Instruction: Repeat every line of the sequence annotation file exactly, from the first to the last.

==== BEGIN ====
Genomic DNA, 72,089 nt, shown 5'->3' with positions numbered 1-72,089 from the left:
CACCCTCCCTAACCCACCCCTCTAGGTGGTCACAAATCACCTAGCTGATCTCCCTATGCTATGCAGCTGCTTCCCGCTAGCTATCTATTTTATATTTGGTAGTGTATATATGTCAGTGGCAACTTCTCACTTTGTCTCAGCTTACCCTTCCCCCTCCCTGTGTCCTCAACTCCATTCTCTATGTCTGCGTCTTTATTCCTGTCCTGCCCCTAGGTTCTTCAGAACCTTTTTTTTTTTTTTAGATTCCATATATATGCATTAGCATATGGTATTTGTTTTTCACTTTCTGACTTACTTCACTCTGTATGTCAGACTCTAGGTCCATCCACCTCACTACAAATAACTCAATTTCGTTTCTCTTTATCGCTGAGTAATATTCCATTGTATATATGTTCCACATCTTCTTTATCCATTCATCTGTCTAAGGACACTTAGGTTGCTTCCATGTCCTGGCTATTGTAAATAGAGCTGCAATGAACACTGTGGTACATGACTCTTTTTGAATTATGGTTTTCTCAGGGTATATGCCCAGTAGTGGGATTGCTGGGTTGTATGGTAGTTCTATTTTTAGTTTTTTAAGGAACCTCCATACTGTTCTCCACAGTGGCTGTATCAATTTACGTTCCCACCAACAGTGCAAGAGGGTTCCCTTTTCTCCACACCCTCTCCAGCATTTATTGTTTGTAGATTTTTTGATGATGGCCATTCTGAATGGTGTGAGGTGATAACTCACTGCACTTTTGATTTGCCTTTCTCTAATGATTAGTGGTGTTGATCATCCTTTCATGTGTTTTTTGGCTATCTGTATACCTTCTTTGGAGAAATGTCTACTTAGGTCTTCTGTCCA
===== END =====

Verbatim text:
Genomic DNA, 72,089 nt, shown 5'->3' with positions numbered 1-72,089 from the left:
CACCCTCCCTAACCCACCCCTCTAGGTGGTCACAAATCACCTAGCTGATCTCCCTATGCTATGCAGCTGCTTCCCGCTAGCTATCTATTTTATATTTGGTAGTGTATATATGTCAGTGGCAACTTCTCACTTTGTCTCAGCTTACCCTTCCCCCTCCCTGTGTCCTCAACTCCATTCTCTATGTCTGCGTCTTTATTCCTGTCCTGCCCCTAGGTTCTTCAGAACCTTTTTTTTTTTTTTAGATTCCATATATATGCATTAGCATATGGTATTTGTTTTTCACTTTCTGACTTACTTCACTCTGTATGTCAGACTCTAGGTCCATCCACCTCACTACAAATAACTCAATTTCGTTTCTCTTTATCGCTGAGTAATATTCCATTGTATATATGTTCCACATCTTCTTTATCCATTCATCTGTCTAAGGACACTTAGGTTGCTTCCATGTCCTGGCTATTGTAAATAGAGCTGCAATGAACACTGTGGTACATGACTCTTTTTGAATTATGGTTTTCTCAGGGTATATGCCCAGTAGTGGGATTGCTGGGTTGTATGGTAGTTCTATTTTTAGTTTTTTAAGGAACCTCCATACTGTTCTCCACAGTGGCTGTATCAATTTACGTTCCCACCAACAGTGCAAGAGGGTTCCCTTTTCTCCACACCCTCTCCAGCATTTATTGTTTGTAGATTTTTTGATGATGGCCATTCTGAATGGTGTGAGGTGATAACTCACTGCACTTTTGATTTGCCTTTCTCTAATGATTAGTGGTGTTGATCATCCTTTCATGTGTTTTTTGGCTATCTGTATACCTTCTTTGGAGAAATGTCTACTTAGGTCTTCTGTCCA